It’s not exactly a surprise to say that scientists favor taking the long view of certain things. Whether it’s the concept of deep time or something a little more compressed, exploring the way certain things play out over seconds and minutes is but one aspects of the way scientists work. All of which might help to explain some research currently underway at NASA: revisiting lunar samples collected on the Apollo 17 mission fifty years ago.
As a Smithsonian Magazine article points out, these samples have been in refrigerated storage at NASA ever since. NASA’s own statement reveals the reasons for revisiting them now: as part of the space agency’s Artemis program, NASA is looking to gain even more knowledge about the lunar landscape.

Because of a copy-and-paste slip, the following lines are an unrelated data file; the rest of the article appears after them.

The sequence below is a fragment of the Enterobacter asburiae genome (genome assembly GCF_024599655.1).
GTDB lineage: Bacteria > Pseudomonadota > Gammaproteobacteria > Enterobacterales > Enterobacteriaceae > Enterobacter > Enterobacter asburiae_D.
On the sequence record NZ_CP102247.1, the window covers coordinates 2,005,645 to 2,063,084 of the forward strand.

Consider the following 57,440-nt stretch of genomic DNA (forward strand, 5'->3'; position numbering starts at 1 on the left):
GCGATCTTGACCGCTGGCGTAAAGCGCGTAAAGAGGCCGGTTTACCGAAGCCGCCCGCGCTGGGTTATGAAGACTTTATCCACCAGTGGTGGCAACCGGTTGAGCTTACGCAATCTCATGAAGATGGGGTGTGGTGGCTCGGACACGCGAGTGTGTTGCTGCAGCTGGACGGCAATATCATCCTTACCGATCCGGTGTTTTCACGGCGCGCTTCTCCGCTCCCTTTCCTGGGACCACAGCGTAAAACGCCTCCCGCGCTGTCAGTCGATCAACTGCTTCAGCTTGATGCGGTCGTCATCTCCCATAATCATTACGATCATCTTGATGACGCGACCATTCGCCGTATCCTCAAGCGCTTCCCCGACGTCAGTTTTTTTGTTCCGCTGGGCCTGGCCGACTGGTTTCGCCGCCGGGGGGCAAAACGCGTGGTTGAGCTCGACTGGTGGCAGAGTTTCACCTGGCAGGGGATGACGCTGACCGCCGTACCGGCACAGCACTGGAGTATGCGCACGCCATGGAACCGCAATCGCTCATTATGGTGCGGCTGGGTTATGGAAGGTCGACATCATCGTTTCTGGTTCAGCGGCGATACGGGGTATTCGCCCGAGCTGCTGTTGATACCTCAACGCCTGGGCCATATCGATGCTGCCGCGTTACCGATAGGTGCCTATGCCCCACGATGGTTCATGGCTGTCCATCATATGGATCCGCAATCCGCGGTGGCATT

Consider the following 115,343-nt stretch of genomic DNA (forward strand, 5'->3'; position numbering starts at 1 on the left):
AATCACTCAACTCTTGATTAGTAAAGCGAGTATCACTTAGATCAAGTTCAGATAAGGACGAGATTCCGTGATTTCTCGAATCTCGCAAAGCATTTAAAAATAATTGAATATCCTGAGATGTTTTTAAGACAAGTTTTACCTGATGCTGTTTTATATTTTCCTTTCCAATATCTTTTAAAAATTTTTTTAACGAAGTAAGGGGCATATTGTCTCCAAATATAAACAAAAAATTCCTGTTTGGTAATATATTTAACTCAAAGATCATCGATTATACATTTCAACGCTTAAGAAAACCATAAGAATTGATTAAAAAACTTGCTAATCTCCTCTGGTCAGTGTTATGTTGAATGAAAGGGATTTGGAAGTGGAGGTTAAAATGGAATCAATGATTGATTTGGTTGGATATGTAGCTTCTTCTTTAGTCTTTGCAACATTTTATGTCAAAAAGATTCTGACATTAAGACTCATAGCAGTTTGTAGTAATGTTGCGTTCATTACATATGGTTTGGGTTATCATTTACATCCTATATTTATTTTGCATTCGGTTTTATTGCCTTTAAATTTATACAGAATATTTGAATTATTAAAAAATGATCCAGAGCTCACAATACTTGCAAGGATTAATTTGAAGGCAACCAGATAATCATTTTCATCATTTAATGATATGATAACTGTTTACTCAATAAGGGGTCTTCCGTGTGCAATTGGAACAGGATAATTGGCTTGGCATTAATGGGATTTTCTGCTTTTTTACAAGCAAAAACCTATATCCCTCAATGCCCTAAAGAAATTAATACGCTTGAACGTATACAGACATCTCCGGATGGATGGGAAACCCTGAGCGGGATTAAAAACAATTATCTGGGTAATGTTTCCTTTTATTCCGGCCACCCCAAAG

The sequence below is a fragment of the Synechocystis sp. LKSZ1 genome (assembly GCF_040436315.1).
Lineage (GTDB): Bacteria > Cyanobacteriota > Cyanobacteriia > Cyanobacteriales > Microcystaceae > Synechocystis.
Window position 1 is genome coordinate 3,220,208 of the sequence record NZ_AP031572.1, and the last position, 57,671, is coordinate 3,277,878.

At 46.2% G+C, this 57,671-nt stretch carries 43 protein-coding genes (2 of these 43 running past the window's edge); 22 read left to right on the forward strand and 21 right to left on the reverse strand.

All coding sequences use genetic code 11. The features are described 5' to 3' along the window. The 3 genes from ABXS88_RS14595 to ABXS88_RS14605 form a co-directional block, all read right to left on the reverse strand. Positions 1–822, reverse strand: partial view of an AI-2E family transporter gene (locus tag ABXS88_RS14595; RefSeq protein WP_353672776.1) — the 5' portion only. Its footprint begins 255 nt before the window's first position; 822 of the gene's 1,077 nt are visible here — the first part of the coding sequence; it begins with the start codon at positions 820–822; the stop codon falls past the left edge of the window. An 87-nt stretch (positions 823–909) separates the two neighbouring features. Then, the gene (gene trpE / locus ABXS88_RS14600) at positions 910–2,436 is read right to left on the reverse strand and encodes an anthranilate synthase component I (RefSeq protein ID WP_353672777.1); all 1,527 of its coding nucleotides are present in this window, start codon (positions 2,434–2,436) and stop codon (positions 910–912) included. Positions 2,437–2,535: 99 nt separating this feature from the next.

For Julie Mitchell at NASA, this effort is worthwhile both for its own sake and for what it might lead to. “By doing this work we’re not just facilitating Artemis exploration, but we’re facilitating future sample return and human exploration into the rest of the solar system,” Mitchell said.
The process of keeping a number of frozen lunar samples frozen while transporting them provided a challenge to the agency’s scientists and engineers, and — according to this Space.com article — it’s been underway since 2018.
As for what’s in the lunar samples, that’s where things get even more interesting. The samples include amino acids, and the data gleaned from looking into them could be instructive about both life on the Moon and life in general.
“Cosmic rays can be damaging to organic material that may be in a sample, so understanding the duration helps to determine the effects that exposure has had on the organic,” said Natalie Curran of the Goddard Space Flight Center. It’s been a long wait, but these samples may well reveal something amazing.
Thanks for reading InsideHook. Sign up for our daily newsletter and be in the know.